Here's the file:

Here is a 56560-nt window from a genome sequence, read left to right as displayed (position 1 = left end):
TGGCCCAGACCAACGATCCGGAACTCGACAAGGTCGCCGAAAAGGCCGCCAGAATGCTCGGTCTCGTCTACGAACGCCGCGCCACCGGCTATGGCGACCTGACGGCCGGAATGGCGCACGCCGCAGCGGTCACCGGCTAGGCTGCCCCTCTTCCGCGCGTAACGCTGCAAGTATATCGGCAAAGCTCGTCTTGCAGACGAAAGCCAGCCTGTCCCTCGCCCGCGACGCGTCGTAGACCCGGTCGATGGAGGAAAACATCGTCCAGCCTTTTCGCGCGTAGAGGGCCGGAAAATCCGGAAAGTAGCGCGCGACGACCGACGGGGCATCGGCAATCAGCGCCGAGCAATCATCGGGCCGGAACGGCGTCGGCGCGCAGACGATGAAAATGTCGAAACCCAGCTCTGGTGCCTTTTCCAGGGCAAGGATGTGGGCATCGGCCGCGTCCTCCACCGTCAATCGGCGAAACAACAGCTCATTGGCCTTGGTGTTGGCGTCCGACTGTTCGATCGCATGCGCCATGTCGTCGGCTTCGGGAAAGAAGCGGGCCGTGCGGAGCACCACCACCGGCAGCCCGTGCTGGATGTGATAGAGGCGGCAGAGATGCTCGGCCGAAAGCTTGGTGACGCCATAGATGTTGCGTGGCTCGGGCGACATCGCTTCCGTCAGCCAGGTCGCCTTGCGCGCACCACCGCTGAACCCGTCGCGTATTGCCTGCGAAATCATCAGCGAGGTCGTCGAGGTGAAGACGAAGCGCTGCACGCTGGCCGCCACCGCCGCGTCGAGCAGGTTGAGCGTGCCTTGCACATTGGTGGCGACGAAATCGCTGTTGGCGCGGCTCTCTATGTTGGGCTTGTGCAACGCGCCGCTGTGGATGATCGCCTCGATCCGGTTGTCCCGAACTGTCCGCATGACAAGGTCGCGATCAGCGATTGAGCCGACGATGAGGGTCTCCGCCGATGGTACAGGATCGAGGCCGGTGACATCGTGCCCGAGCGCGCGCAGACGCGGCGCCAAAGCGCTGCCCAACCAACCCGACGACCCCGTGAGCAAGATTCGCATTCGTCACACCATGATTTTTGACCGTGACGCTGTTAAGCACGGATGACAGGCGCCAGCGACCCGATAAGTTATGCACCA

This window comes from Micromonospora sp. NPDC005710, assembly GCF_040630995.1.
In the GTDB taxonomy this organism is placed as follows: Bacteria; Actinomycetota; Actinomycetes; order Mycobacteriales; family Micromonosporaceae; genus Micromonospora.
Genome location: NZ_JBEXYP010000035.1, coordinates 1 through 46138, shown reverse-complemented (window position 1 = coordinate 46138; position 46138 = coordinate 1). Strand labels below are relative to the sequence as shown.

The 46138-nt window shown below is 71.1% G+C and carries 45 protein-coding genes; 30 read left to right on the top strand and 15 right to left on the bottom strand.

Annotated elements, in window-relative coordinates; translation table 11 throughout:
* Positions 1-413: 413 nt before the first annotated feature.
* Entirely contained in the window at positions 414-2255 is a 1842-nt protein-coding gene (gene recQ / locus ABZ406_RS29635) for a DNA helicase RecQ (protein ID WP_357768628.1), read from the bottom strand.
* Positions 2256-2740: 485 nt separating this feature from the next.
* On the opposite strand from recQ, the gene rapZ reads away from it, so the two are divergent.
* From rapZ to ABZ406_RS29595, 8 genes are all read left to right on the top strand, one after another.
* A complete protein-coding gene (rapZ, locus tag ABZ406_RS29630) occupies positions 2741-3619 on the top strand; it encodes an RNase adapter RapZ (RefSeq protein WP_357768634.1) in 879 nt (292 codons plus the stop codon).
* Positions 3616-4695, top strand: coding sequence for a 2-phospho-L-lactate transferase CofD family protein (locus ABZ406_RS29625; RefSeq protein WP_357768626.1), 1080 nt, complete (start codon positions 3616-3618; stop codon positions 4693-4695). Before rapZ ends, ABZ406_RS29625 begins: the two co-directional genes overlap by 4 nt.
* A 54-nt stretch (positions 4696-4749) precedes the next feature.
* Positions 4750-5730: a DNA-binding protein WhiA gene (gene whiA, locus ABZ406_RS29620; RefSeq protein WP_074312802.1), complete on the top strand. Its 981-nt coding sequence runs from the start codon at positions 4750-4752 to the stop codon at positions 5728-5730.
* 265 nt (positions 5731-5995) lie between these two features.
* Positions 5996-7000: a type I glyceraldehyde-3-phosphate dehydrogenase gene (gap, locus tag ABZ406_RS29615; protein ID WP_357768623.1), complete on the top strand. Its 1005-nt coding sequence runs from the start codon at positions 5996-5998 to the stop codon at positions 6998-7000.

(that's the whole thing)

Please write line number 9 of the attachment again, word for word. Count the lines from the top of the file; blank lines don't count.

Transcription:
* Entirely contained in the window at positions 414-2255 is a 1842-nt protein-coding gene (gene recQ / locus ABZ406_RS29635) for a DNA helicase RecQ (protein ID WP_357768628.1), read from the bottom strand.